Q: My work life is a living hell. I resigned this morning and am taking the rest of the summer off to heal.
For the last six months, I've dreaded coming to work. It started when "Bill" joined our company. Everyone liked his sense of humor. At first, I did too, but then he turned it on me, mocking everything I said.
I tried ignoring Bill because I didn't want to appear defensive, especially as his comments made everyone else laugh, but his barbs got more and more pointed.
I'd always thought my co-workers liked me even though I'm one of the quiet ones, but others followed up Bill's jibes with their own. I became the butt of jokes. I stopped going to lunch with the gang because I didn't feel welcome.
Night after night, I left work drained. My husband has been supportive but doesn't understand why I let Bill get to me.
Yesterday in a staff meeting my supervisor asked a question and I couldn't even come up with an answer because in my head I could hear Bill's put-downs to everything I might say.
Before I take another job I need to figure out what I did to become Bill's target so it doesn't happen again.
A: Some people attract bullies and those who excel at office gamesmanship like moths to a flame. Others become a target because they have something the bully wants and plans to gain by taking the target out.
While you appear sensitive and vulnerable, making you an easy mark, your answer lies more in what you didn't do rather than in what you did.
You ignored Bill because you didn't feel secure enough to handle his snarky remarks or to tell him to back off. Your silence let Bill know you were easy prey and allowed him to get the upper hand.
When someone snipes at you once, you can ignore it. If you don't counter the comments, non-bullies generally realize they've been a jerk and take the hint.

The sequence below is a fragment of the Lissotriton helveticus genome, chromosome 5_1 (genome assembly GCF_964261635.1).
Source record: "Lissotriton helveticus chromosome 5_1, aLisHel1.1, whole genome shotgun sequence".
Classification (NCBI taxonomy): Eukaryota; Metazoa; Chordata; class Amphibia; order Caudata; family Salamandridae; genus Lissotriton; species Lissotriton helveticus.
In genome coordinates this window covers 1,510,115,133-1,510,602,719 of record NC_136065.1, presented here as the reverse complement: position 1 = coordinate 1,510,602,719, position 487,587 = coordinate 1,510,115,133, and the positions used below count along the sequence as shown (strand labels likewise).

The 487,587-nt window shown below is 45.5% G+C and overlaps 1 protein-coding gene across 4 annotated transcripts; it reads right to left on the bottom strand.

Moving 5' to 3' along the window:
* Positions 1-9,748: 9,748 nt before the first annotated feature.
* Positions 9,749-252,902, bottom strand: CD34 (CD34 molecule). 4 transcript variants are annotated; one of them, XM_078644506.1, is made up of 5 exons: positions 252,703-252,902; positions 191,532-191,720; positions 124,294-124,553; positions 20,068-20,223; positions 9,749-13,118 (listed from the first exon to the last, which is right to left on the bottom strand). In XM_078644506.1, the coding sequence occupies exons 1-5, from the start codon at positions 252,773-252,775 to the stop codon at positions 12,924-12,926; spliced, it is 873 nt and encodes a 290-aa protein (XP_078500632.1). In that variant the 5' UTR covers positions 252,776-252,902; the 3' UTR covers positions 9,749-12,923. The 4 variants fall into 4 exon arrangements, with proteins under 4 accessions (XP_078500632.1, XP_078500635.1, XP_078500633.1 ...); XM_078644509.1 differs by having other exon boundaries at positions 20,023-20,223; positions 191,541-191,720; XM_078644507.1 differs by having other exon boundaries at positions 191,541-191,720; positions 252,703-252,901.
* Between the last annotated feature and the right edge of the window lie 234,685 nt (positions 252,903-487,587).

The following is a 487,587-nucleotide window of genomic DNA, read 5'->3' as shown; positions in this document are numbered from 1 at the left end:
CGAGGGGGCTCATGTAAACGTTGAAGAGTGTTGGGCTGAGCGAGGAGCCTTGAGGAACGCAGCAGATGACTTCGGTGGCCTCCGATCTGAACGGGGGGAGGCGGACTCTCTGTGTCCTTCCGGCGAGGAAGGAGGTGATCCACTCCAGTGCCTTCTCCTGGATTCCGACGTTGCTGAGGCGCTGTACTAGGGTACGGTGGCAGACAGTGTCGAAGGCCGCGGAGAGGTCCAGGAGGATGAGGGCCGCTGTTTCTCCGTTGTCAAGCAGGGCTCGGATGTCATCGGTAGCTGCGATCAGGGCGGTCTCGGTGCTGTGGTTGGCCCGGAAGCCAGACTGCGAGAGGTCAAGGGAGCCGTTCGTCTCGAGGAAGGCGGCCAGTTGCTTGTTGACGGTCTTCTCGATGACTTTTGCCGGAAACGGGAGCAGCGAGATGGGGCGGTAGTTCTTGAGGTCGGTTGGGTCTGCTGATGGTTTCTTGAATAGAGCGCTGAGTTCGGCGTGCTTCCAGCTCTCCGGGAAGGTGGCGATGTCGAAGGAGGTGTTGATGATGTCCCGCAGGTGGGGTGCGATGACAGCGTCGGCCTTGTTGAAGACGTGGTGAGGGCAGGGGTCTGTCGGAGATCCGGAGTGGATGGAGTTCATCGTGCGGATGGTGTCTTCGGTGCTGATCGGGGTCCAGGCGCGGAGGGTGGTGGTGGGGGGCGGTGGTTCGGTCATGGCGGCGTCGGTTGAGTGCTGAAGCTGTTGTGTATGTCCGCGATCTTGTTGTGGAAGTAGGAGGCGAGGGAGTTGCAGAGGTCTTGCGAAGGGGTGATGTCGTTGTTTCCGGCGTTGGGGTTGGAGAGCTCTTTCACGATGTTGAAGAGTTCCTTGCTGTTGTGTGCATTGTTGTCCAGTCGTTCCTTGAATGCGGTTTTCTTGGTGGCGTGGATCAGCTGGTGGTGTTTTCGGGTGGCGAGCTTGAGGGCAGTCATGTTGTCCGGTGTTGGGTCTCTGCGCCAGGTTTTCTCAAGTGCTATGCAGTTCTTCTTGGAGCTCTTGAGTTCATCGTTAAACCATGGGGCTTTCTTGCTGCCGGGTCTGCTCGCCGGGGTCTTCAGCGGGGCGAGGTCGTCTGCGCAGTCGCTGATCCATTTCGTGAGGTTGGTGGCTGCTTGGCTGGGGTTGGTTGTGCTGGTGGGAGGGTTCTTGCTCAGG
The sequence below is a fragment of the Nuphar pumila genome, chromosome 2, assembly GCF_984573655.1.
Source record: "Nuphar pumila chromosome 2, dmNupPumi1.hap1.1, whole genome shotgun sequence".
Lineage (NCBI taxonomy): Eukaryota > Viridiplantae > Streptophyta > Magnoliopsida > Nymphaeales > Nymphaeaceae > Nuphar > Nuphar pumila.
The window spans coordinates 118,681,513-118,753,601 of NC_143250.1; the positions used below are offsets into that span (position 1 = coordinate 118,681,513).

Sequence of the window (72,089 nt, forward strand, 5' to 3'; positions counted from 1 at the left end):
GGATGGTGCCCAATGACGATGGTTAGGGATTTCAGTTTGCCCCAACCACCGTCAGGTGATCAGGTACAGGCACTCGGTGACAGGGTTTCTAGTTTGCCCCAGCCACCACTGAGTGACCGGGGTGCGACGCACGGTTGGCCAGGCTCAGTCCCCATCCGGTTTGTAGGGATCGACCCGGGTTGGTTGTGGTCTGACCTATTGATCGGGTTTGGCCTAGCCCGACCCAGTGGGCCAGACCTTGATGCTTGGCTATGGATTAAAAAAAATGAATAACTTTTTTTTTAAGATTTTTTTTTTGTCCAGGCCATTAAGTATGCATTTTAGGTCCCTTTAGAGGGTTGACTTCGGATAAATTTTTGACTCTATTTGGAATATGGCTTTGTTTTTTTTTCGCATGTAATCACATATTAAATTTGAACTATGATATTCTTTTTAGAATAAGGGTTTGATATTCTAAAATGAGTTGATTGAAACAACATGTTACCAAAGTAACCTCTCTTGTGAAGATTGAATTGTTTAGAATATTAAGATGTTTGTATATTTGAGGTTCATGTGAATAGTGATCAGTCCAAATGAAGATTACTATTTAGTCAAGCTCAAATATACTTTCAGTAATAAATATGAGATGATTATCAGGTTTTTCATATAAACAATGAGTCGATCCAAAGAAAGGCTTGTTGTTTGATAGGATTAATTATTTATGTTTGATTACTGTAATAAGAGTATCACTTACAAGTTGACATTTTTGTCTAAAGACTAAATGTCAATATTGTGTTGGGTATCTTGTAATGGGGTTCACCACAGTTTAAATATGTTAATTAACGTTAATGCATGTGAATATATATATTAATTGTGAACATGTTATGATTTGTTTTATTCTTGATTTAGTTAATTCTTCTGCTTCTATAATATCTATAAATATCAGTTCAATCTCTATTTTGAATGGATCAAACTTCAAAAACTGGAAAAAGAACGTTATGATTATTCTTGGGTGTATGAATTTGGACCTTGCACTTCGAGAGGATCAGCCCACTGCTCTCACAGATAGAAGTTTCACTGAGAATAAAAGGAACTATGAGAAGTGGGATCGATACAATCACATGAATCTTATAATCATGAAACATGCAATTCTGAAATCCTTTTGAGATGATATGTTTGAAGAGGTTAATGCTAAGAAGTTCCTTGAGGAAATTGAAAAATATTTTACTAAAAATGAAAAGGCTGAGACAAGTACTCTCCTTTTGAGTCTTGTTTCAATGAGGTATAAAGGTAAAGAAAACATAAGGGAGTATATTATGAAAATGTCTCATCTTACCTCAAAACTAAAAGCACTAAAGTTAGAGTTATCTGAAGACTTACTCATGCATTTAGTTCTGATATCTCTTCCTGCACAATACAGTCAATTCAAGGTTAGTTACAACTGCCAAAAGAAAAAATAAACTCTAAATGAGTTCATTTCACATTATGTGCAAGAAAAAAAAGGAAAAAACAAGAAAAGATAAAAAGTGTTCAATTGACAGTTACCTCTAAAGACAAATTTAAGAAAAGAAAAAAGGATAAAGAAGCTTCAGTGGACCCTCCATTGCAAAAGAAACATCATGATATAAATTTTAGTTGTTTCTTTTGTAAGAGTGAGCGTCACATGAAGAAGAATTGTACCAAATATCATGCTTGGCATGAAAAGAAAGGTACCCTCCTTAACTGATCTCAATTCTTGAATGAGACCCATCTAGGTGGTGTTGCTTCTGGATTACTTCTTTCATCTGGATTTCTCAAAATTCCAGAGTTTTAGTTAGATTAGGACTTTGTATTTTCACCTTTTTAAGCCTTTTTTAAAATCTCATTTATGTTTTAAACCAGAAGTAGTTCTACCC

If an ill-tempered office gamer or bully insults you and you don't counter it, he'll take a second poke, testing your boundaries. If you don't counter the second jab, you prove you're an easy target. The situation then spirals downward, with the bully escalating how he puts you in your place, particularly if the audience rewards him with laughter.
Your best strategy: Turn the bully's joke on him. If no funny retorts come to mind, call the bully out by saying: "That's both funny and nasty. Please cut it out." If that seems too harsh, ask the bully a question. If he answers, you've subtly taken control. If he doesn't answer, bystanders may conclude he can dish it out but not take it.
What you can't do is what you did -- let a bully romp over your ego. You deserve better. What kind of work life do you want to live? If it's one of respect, learn to stand up for yourself.
You may have expected to receive help from your co-workers or supervisor. Because many bullies reveal their true selves only to their target while maintaining a charming front toward others, and because the rest of us give the benefit of the doubt to everyone unless we personally experience otherwise, bystanders rarely help those slammed by bullies. When those on the sidelines finally realize what's going on, they may run for cover or consider the fight yours -- not theirs.
None of us expect formerly friendly co-workers to turn on us; however, they often do. When you allowed Bill's teasing, others saw it as accepted fun, and it brought out similar aggression from the worst of them. The nicer ones simply stood by.
Finally, you let Bill get into your head, isolating yourself by avoiding lunches, thus losing connection with your co-workers. Worse, you turned on yourself and began critiquing everything you might say. Take back your power. Don't let anyone -- even you -- disrespect you. Kill the judger in your brain. Banish Bill.
Lynne Curry is a management-employee trainer and owner of the consulting firm The Growth Company Inc. Send your questions to her at firstname.lastname@example.org.